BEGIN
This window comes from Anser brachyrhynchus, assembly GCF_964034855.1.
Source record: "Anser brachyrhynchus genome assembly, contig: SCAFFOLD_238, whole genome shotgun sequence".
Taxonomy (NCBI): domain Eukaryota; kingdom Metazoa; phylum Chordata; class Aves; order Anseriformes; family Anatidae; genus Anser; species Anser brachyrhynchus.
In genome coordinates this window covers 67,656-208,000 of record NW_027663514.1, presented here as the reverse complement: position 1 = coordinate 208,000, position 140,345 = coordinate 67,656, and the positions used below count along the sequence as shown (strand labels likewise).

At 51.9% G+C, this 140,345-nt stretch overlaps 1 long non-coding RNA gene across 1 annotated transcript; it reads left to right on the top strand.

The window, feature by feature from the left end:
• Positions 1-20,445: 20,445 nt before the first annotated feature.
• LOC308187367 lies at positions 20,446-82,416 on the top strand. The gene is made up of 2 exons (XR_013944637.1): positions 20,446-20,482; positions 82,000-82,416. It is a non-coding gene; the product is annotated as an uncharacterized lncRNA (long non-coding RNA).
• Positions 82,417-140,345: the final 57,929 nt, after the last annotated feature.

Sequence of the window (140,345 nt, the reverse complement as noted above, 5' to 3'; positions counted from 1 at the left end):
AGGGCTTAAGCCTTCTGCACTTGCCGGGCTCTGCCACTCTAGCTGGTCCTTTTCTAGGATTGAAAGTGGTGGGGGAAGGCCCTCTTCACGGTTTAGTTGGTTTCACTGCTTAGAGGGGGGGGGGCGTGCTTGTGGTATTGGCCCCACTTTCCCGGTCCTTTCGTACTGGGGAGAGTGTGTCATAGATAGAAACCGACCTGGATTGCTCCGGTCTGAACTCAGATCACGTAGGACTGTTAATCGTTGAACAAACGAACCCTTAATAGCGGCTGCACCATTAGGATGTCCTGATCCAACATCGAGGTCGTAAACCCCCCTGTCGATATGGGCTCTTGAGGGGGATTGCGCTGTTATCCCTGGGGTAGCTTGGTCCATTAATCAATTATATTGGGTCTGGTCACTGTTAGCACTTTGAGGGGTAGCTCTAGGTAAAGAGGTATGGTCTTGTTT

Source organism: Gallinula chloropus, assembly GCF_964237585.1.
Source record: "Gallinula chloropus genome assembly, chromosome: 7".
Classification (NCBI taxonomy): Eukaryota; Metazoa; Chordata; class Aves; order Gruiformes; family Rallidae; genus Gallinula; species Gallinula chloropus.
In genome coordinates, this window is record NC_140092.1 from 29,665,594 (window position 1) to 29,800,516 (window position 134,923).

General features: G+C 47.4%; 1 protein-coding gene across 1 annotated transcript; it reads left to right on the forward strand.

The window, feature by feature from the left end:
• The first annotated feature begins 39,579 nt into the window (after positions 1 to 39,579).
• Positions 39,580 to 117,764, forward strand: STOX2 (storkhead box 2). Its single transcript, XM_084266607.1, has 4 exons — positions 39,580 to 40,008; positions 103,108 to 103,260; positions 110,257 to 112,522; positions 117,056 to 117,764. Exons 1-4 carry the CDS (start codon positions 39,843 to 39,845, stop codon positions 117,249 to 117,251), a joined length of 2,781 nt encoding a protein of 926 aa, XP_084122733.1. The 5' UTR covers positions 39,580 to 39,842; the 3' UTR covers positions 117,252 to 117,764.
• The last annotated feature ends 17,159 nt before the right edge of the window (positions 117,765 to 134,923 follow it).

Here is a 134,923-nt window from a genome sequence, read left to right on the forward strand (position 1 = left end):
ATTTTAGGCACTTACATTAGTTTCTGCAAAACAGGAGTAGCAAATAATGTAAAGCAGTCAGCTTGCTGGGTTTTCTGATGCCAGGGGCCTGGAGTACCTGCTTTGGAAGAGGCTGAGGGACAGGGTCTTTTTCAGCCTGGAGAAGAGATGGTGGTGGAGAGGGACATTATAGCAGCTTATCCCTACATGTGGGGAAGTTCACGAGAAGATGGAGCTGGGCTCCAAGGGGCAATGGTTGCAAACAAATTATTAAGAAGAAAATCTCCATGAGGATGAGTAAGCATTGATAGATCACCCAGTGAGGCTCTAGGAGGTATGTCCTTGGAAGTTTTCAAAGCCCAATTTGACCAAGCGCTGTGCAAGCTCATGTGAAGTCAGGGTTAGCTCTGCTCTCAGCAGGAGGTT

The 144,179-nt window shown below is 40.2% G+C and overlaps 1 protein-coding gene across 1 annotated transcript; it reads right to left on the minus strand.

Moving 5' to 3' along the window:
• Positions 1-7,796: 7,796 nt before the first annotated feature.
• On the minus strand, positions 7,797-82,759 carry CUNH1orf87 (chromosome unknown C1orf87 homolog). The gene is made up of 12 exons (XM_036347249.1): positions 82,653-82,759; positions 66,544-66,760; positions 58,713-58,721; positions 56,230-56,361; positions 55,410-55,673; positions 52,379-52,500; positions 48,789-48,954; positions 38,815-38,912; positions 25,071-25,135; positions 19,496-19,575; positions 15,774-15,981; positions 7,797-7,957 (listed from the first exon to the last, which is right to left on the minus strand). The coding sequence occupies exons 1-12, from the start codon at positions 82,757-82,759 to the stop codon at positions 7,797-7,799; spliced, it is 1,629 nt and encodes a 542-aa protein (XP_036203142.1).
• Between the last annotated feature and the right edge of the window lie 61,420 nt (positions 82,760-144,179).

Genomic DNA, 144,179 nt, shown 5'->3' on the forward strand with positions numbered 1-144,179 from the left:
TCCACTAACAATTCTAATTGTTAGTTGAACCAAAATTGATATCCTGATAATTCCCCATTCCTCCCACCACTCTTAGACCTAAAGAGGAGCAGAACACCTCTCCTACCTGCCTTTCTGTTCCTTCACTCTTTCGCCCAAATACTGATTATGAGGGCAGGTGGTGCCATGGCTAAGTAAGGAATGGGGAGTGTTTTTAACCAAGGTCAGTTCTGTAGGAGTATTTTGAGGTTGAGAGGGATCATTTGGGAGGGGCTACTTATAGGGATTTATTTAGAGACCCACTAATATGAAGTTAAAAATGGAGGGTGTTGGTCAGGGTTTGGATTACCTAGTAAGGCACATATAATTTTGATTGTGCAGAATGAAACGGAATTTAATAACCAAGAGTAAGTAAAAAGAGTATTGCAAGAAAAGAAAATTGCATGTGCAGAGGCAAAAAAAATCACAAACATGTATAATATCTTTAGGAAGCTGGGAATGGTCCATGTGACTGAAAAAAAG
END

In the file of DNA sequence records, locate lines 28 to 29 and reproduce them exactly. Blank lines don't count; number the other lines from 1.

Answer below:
Genomic DNA, 144,179 nt, shown 5'->3' on the forward strand with positions numbered 1-144,179 from the left:
TCCACTAACAATTCTAATTGTTAGTTGAACCAAAATTGATATCCTGATAATTCCCCATTCCTCCCACCACTCTTAGACCTAAAGAGGAGCAGAACACCTCTCCTACCTGCCTTTCTGTTCCTTCACTCTTTCGCCCAAATACTGATTATGAGGGCAGGTGGTGCCATGGCTAAGTAAGGAATGGGGAGTGTTTTTAACCAAGGTCAGTTCTGTAGGAGTATTTTGAGGTTGAGAGGGATCATTTGGGAGGGGCTACTTATAGGGATTTATTTAGAGACCCACTAATATGAAGTTAAAAATGGAGGGTGTTGGTCAGGGTTTGGATTACCTAGTAAGGCACATATAATTTTGATTGTGCAGAATGAAACGGAATTTAATAACCAAGAGTAAGTAAAAAGAGTATTGCAAGAAAAGAAAATTGCATGTGCAGAGGCAAAAAAAATCACAAACATGTATAATATCTTTAGGAAGCTGGGAATGGTCCATGTGACTGAAAAAAAG